Toupin never does the same warm up, as I’ve noticed, there’s always some sort of running, and stretching, but he also throws in different dynamic movements and core exercises that could anything from sprint one side of the mat as we do laps and doing crunches and sit ups, to the shuttle burpees we did this night. The switch up makes the warm ups interesting because you never know what you’re going to be doing but you know it’s going to be at least 15 mins long. We got into hitting pads, working our jabs and crosses and different kicks as well, front snap, side, even spinning back to name a few. Once the limbs and joints were warm from striking we then worked defending them, moving to safety and countering, blocking and taking them down, etc. It was a lot of fun, although my hips were killing me, not used to kicking so much anymore.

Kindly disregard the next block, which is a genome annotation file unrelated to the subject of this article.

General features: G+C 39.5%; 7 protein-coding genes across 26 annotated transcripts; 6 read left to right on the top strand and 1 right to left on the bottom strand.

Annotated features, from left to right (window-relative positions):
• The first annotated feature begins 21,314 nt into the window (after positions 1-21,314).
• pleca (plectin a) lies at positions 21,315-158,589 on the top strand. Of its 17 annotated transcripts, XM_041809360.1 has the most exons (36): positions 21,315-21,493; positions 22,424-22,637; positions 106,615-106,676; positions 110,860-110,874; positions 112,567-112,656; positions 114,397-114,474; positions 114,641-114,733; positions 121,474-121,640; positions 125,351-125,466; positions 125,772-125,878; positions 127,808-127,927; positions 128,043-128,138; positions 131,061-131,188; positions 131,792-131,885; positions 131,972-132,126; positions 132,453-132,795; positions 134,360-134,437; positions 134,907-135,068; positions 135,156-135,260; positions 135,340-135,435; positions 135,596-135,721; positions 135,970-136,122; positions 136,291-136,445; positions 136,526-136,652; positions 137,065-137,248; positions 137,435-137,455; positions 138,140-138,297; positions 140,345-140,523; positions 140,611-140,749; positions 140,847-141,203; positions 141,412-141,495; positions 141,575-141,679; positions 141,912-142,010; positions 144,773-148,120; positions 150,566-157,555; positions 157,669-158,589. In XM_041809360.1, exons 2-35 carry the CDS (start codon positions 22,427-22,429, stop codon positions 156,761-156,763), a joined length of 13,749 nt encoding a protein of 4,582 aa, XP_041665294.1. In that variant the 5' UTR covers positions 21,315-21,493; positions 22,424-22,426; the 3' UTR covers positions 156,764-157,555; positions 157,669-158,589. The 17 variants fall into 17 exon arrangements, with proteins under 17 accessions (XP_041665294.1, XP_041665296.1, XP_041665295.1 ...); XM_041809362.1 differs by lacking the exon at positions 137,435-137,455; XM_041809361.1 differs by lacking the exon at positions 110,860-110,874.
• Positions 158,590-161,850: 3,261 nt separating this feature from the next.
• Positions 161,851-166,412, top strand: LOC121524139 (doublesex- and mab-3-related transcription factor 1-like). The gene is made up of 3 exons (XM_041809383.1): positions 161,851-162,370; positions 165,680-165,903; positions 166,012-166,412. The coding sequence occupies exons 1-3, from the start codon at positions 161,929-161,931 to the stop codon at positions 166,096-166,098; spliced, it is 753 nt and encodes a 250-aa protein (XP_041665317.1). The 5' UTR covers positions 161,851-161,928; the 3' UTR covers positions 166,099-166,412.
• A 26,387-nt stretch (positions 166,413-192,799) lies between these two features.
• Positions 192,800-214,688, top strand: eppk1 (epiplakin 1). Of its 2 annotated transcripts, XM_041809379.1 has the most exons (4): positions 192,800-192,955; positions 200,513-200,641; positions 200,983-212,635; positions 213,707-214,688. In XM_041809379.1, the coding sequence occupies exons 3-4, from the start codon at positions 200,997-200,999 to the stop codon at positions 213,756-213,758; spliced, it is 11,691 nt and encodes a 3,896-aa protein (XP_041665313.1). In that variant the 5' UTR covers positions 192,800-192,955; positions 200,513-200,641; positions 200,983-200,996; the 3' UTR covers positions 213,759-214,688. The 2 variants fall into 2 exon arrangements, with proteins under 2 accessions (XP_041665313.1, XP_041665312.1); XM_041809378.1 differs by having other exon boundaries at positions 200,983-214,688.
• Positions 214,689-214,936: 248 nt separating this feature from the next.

After some randori of defending using some of techniques we trained in that night we had some time rolling. Every class I’ve been to Sensei Toupin usually ends the night with some sort of rolling, I think he does it as a courtesy to me and I always love to show them something to play around with, just as they have spent the night showing me techniques to use in the stand up game. Class goes for 90 mins, but by the time we left the mats it was closer to 2 hours because after class we were talking away about martial arts philosophy and the advantage to learning different styles and being versed in both stand and ground games. Even before the discussion started class was running late because we were having a good time, I’m sure if there wasn’t a clock in the gym we would had been training a lot later, Sensei Toupin seemed to be in a mood to train all night. It was great seeing everyone again, I love meeting clubs like Yoseikan Quebec where they have an open mind to take from other styles and share knowledge and the importance of a well rounded defense for all areas. I will happily keep going back to places like that. Thank you Sensei Toupin and the guys at Yoseikan Jiu-Jitsu Quebec for another great night!